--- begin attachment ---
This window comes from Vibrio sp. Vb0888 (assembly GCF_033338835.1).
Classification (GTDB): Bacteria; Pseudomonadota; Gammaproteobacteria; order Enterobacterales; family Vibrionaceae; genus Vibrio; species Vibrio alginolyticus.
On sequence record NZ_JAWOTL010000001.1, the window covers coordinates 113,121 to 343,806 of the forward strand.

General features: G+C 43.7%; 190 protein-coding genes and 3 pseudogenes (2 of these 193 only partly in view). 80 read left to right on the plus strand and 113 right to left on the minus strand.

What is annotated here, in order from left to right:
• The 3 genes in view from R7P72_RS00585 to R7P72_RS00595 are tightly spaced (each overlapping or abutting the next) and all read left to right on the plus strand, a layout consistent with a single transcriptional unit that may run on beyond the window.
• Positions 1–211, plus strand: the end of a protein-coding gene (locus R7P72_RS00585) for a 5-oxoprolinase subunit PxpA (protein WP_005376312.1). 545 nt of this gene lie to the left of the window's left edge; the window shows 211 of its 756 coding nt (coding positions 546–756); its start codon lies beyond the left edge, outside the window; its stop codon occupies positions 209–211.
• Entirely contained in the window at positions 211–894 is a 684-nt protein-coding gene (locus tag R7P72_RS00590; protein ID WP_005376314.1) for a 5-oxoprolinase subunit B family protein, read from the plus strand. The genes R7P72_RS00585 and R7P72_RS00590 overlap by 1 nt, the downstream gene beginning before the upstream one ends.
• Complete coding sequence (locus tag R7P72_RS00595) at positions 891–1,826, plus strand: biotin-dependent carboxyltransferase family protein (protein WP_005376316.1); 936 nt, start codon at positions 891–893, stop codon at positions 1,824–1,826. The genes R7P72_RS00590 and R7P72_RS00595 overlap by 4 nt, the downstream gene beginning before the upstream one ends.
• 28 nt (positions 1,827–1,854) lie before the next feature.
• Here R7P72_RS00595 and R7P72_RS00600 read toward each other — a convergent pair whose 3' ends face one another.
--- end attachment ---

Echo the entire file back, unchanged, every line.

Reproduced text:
This window comes from Vibrio sp. Vb0888 (assembly GCF_033338835.1).
Classification (GTDB): Bacteria; Pseudomonadota; Gammaproteobacteria; order Enterobacterales; family Vibrionaceae; genus Vibrio; species Vibrio alginolyticus.
On sequence record NZ_JAWOTL010000001.1, the window covers coordinates 113,121 to 343,806 of the forward strand.

General features: G+C 43.7%; 190 protein-coding genes and 3 pseudogenes (2 of these 193 only partly in view). 80 read left to right on the plus strand and 113 right to left on the minus strand.

What is annotated here, in order from left to right:
• The 3 genes in view from R7P72_RS00585 to R7P72_RS00595 are tightly spaced (each overlapping or abutting the next) and all read left to right on the plus strand, a layout consistent with a single transcriptional unit that may run on beyond the window.
• Positions 1–211, plus strand: the end of a protein-coding gene (locus R7P72_RS00585) for a 5-oxoprolinase subunit PxpA (protein WP_005376312.1). 545 nt of this gene lie to the left of the window's left edge; the window shows 211 of its 756 coding nt (coding positions 546–756); its start codon lies beyond the left edge, outside the window; its stop codon occupies positions 209–211.
• Entirely contained in the window at positions 211–894 is a 684-nt protein-coding gene (locus tag R7P72_RS00590; protein ID WP_005376314.1) for a 5-oxoprolinase subunit B family protein, read from the plus strand. The genes R7P72_RS00585 and R7P72_RS00590 overlap by 1 nt, the downstream gene beginning before the upstream one ends.
• Complete coding sequence (locus tag R7P72_RS00595) at positions 891–1,826, plus strand: biotin-dependent carboxyltransferase family protein (protein WP_005376316.1); 936 nt, start codon at positions 891–893, stop codon at positions 1,824–1,826. The genes R7P72_RS00590 and R7P72_RS00595 overlap by 4 nt, the downstream gene beginning before the upstream one ends.
• 28 nt (positions 1,827–1,854) lie before the next feature.
• Here R7P72_RS00595 and R7P72_RS00600 read toward each other — a convergent pair whose 3' ends face one another.